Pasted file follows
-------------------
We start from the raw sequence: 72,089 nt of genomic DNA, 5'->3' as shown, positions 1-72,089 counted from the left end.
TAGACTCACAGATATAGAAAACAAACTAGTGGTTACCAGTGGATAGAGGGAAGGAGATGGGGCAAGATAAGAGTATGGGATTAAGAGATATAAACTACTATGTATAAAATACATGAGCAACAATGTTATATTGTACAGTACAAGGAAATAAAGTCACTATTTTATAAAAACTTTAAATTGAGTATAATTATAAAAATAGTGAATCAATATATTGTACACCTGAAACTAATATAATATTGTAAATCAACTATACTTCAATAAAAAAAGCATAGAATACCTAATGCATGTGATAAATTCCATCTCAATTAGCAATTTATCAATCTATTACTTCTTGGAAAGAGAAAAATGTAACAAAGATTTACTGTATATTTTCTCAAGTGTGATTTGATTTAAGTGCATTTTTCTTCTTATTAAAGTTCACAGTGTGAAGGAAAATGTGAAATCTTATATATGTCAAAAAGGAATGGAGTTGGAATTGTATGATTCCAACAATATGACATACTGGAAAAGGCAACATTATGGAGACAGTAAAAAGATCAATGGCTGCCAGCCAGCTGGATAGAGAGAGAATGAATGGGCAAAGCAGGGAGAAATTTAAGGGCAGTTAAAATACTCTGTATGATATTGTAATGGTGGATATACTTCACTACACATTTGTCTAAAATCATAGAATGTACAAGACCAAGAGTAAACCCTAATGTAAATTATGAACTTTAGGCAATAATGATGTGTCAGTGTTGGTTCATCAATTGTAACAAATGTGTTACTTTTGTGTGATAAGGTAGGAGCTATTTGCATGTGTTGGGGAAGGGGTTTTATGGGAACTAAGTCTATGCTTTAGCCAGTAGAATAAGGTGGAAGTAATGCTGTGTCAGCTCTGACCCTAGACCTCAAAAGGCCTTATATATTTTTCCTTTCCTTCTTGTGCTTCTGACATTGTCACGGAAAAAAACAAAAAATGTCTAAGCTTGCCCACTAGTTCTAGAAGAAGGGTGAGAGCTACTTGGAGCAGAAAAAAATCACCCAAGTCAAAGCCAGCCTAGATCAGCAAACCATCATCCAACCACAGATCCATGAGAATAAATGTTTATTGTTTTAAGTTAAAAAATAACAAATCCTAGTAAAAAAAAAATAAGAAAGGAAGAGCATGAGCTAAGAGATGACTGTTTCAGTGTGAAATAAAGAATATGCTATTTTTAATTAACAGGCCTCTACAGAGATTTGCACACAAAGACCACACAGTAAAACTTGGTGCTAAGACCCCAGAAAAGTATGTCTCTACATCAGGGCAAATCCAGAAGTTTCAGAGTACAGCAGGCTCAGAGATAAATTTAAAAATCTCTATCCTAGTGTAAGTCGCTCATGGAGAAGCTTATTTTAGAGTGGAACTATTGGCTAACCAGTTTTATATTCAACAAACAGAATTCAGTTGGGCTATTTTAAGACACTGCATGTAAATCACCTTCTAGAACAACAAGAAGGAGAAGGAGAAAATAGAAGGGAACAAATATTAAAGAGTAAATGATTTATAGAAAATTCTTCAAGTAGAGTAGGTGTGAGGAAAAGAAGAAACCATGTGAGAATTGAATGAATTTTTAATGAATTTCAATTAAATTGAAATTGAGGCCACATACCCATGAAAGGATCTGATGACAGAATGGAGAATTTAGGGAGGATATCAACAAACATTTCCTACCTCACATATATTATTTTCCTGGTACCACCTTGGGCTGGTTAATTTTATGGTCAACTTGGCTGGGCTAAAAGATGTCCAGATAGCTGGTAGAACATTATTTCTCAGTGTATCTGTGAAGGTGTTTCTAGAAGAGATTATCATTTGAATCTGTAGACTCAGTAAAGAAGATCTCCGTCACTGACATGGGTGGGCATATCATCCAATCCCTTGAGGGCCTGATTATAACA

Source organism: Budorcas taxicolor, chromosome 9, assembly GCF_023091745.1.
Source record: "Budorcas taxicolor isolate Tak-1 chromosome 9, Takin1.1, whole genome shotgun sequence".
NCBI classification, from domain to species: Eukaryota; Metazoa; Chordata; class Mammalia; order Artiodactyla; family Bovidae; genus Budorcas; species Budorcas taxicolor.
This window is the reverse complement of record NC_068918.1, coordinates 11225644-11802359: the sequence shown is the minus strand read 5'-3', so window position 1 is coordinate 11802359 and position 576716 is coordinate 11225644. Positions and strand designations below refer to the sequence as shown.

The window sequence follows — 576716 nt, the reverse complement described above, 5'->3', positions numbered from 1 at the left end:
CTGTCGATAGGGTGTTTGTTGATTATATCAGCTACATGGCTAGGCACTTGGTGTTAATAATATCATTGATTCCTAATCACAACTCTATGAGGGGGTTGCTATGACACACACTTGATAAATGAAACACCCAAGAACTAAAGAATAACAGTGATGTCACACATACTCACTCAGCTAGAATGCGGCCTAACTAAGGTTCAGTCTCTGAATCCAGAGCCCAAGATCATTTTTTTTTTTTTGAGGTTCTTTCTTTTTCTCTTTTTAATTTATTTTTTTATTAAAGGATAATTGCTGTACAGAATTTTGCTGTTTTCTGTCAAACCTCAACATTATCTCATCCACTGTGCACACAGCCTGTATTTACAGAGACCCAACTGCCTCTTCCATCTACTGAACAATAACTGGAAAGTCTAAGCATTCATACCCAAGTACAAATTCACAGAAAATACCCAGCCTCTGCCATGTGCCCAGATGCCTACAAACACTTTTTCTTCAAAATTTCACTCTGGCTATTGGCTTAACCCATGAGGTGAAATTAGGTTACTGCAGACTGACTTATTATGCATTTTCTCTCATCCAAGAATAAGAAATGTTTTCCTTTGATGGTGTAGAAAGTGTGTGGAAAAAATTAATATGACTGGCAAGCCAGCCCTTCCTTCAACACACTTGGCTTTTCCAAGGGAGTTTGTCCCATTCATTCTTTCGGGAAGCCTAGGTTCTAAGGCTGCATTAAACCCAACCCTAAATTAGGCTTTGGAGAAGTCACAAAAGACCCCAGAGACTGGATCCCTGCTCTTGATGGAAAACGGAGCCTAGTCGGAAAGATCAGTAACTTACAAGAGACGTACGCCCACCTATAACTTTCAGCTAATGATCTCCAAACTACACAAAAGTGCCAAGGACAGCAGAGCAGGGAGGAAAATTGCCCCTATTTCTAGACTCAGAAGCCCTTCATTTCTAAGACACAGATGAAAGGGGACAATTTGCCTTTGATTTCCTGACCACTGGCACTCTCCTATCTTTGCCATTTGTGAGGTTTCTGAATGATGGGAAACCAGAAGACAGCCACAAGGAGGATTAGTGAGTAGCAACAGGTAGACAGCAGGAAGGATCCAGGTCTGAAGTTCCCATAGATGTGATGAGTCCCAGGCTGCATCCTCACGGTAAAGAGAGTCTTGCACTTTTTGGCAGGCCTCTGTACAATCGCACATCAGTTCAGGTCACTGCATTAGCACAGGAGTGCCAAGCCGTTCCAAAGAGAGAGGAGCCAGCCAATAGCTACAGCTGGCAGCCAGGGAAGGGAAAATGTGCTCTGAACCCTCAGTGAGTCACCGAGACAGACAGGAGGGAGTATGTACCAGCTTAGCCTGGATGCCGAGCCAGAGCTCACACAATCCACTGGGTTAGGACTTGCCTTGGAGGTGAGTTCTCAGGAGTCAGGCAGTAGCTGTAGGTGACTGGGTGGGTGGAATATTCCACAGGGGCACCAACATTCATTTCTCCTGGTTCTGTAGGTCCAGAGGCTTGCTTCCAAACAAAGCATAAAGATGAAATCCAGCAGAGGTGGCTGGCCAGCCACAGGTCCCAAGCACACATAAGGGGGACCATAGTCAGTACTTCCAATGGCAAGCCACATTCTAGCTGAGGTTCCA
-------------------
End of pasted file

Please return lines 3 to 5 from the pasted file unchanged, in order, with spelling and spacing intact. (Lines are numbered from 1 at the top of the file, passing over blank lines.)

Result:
Source organism: Budorcas taxicolor, chromosome 9, assembly GCF_023091745.1.
Source record: "Budorcas taxicolor isolate Tak-1 chromosome 9, Takin1.1, whole genome shotgun sequence".
NCBI classification, from domain to species: Eukaryota; Metazoa; Chordata; class Mammalia; order Artiodactyla; family Bovidae; genus Budorcas; species Budorcas taxicolor.